The problem is this line:
scanf expects pointer arguments - this is the only way functions can modify parameters in C. In order to fix this one, you need to:
Which passes the addressof age, which is now a pointer (a pointer is a variable containing an address to another area of memory).
As for this:
char* name = "";
Ouch-ow-please-don't! Ok, I need to explain. You've asked for a pointer to a character type, but as far as everyone's concerned, all you've got is a character, not a whole string. That's right, not enough space. Why does C let you do this? Well, C is basically portable assembler, so you can write wherever you like in memory (or rather, you can try and the compiler won't disagree, but the operating system can and probably will).
What you need to do is read up on memory allocation using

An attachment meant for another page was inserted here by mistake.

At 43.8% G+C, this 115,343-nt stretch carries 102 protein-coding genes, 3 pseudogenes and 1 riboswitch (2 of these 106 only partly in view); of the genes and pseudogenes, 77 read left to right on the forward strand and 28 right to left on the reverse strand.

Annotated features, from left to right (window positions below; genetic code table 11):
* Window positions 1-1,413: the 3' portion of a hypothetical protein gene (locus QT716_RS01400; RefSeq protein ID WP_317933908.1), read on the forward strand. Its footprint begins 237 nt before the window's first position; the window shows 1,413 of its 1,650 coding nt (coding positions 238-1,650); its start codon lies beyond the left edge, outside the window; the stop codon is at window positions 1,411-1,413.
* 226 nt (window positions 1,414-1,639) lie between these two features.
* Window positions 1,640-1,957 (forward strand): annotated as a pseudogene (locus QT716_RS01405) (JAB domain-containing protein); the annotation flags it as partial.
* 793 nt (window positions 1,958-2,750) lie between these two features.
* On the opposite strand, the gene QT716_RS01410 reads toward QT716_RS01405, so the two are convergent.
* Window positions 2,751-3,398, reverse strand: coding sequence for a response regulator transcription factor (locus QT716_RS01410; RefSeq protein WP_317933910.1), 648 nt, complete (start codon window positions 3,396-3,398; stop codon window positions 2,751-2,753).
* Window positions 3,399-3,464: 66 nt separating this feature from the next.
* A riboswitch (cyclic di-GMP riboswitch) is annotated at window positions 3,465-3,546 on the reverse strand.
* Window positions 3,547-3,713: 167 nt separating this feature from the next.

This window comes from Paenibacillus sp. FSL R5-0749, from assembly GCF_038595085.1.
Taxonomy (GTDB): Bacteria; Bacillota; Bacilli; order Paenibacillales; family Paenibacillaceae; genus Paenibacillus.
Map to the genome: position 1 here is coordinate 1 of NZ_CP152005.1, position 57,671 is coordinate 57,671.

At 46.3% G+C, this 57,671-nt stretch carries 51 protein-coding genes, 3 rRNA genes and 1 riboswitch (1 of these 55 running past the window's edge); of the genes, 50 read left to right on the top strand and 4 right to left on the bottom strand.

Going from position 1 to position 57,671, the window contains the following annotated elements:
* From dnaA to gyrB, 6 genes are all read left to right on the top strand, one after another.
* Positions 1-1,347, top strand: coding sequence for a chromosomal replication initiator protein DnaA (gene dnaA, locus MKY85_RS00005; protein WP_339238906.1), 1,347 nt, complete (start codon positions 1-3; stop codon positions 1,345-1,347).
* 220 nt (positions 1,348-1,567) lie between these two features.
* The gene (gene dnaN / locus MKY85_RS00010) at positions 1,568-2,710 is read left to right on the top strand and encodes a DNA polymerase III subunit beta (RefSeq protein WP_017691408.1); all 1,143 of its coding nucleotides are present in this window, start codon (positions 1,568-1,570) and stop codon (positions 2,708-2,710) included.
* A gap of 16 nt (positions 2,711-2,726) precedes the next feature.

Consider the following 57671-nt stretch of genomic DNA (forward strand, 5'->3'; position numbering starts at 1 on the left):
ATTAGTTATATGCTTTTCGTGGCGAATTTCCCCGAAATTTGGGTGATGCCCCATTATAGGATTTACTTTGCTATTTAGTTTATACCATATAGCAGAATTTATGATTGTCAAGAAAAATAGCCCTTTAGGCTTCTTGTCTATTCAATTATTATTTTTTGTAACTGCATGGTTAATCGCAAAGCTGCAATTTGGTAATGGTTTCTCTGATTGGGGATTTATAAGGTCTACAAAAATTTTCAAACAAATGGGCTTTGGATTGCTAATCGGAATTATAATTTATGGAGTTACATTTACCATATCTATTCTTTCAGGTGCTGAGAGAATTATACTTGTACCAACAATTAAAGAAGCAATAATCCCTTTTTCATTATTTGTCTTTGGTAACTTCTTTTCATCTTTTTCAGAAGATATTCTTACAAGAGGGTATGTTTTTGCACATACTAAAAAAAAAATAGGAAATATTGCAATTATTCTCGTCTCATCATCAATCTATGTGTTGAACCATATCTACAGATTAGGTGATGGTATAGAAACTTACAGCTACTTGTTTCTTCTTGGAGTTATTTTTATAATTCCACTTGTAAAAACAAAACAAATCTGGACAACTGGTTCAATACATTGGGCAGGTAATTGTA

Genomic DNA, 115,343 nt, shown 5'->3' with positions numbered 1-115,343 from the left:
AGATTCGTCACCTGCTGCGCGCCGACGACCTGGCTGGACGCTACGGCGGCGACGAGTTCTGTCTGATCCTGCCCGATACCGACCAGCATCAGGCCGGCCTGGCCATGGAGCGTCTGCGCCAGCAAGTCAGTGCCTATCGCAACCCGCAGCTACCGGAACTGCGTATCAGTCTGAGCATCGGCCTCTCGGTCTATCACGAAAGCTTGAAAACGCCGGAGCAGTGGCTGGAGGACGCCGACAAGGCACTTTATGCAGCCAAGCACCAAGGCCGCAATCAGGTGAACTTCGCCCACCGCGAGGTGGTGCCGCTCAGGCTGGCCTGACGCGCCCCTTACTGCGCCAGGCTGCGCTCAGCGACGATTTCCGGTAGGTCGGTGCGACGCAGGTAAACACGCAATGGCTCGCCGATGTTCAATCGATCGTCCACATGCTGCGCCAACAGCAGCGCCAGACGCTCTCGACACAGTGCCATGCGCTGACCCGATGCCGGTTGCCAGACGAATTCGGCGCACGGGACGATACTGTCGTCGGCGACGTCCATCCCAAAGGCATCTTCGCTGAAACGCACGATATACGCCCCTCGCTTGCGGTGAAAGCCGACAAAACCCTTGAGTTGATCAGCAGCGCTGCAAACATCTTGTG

malloc in order to allocate some space, otherwise I can input a massive string and it gets put at the address of name onwards.
This can, although by no means will, lead to stack-based vulnerabilities. What, stacks? Yes. A stack is a FILO structure and every time you call a function, you add space onto the stack for your return address and function arguments, as well as frequently function-scope variables.
Where this becomes a problem is if you don't check input sizes. Then, I can write massive values to your stack, including executable code... see Buffer Overflow.
So how do I mitigate this, I hear you say, just yearning not to implement software vulnerabilities? You use functions that allow you to specify your buffer input size and read into a buffer of a specific size, and go from there. That's it. That simple.
See this question: string reading in C.